I tend to bristle when a place is reduced to caricature--when a manifold metropolis such as L.A. is seen only through the prism of Hollywood, for instance, or when the Central Valley is made out to be home to nothing but hayseeds.
Every once in a while, though, I'm guilty of doing the same dumb thing: making unfair assumptions and assertions about an area.
That's just what happened when I read Rebecca K. O'Connor's piece on the unique vantage from which she has seen development consume a good chunk of Southern California: by flying her peregrine over open fields that are vanishing fast ("Postcard From Above," page 26).
"I've been a falconer for 10 years," she writes, "and have watched the vast vineyards of Ontario . . . give birth to concrete structures from their sandy soil. The flats in Hemet and Temecula have given way to suburbia as well. And the field near my house where I trained my falcon last year is now a Wal-Mart Supercenter Store."
I liked this memoir when it was submitted because it put a new twist on an old issue. But I also liked it because we haven't run too many pieces from the Inland Empire or Coachella Valley (save for the work of Susan Straight, one of our contributing writers). "I guess it's a desert out there," I said to myself, "in more ways than one."
No sooner had this smug thought entered my head than a new book crossed my desk. The title: "Inlandia: A Literary Journey Through California's Inland Empire."
Published by Berkeley-based Heyday Books, the 400-plus-page collection is filled with great voices (including some that are readily associated with the region and others that are surprises): Joan Didion, Calvin Trillin, Erle Stanley Gardner, M.F.K. Fisher, Norman Mailer and many more.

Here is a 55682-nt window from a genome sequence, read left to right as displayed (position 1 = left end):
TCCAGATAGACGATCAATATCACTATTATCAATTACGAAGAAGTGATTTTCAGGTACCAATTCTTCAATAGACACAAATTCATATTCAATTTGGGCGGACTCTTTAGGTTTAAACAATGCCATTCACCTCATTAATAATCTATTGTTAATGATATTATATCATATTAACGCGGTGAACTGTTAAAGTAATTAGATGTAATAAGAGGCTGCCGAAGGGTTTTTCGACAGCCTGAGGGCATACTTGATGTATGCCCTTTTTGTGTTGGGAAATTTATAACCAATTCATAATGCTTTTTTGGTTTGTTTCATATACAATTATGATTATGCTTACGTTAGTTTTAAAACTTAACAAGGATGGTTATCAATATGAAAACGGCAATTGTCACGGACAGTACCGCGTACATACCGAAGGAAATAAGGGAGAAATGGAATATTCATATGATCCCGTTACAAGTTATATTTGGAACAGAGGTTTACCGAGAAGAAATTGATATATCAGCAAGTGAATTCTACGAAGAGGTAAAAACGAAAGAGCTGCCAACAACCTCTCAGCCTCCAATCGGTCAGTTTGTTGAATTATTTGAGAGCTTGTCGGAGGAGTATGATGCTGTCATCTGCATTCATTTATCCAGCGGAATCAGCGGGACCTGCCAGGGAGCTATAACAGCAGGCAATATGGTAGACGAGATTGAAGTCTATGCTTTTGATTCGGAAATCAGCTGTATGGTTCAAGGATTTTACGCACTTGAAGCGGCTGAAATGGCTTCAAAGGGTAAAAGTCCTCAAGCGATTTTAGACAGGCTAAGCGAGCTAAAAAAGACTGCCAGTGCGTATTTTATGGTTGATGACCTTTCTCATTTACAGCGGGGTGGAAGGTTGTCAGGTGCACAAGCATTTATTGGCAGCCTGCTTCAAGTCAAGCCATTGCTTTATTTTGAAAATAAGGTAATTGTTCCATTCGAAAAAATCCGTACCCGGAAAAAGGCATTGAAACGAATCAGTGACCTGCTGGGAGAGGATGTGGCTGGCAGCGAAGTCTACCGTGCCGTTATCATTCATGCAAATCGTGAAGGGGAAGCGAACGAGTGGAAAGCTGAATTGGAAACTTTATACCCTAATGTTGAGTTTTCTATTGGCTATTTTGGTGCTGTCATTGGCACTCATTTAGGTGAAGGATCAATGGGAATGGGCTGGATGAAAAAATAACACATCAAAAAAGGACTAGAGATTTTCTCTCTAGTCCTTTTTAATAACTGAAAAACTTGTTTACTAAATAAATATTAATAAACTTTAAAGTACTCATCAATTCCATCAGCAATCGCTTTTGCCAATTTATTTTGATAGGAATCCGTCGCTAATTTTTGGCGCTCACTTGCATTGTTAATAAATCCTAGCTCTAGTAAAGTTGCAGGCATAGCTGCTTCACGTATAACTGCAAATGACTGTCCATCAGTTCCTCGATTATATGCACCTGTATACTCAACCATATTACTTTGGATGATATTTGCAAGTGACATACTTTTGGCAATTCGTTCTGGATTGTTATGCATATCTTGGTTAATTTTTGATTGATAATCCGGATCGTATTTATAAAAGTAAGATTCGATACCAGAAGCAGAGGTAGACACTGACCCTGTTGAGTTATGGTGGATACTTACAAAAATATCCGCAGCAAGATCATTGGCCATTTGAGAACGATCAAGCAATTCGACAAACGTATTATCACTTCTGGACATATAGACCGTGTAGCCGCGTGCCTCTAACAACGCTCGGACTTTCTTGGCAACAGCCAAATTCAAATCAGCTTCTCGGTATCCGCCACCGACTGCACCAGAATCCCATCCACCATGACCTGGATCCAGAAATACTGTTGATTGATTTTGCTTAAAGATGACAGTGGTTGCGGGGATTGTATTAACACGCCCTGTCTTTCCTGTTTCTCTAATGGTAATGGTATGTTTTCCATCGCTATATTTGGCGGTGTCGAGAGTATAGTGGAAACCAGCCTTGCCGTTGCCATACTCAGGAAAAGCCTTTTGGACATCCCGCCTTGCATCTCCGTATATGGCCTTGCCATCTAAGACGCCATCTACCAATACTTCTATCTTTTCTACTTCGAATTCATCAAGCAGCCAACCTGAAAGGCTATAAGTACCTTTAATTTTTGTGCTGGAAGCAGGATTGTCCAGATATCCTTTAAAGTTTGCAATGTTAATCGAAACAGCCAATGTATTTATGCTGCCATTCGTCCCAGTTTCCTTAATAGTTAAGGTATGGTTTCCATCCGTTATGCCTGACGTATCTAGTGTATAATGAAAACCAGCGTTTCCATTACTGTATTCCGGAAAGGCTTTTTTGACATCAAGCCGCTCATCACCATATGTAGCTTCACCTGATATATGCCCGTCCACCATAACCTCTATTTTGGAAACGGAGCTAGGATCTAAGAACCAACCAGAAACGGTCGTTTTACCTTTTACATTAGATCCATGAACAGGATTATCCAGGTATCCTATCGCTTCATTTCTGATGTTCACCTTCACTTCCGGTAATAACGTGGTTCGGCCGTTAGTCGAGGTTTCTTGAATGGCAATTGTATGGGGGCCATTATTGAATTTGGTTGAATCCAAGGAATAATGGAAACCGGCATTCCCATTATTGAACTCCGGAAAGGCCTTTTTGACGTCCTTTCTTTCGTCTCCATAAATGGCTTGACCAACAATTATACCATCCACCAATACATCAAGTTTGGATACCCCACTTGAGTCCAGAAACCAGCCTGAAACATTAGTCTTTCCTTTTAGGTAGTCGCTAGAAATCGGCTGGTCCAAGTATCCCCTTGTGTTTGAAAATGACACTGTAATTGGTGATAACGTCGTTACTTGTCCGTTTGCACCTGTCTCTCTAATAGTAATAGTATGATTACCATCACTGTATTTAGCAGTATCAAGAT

"It really challenges the notion that this place is just a dump," says Gayle Wattawa, who edited the anthology. "There is an affirmation here."
Actually, the Inland Empire has made a lot of progress recently in shedding its image as a backwater. Consistently robust job growth does that.
Still, land of letters "isn't one of the first things that comes to mind" when you mention Riverside or San Bernardino County, says John Husing, an economic consultant in Redlands and one of the area's biggest boosters.
In this way, "Inlandia" (and O'Connor's article too) are welcome reminders that every place has its own "myths and legends and stories," as Straight puts it in the introduction. In the case of inland California, she notes, many of these yarns were spun by people who came from somewhere else "to seek their fortunes" amid the mountains and orange trees, "all golden in the sun."
"That is truly what we saw, growing up here," Straight recalls. "It was paradise, though I have since learned that the rest of the world might not recognize it."
Shame on us for that.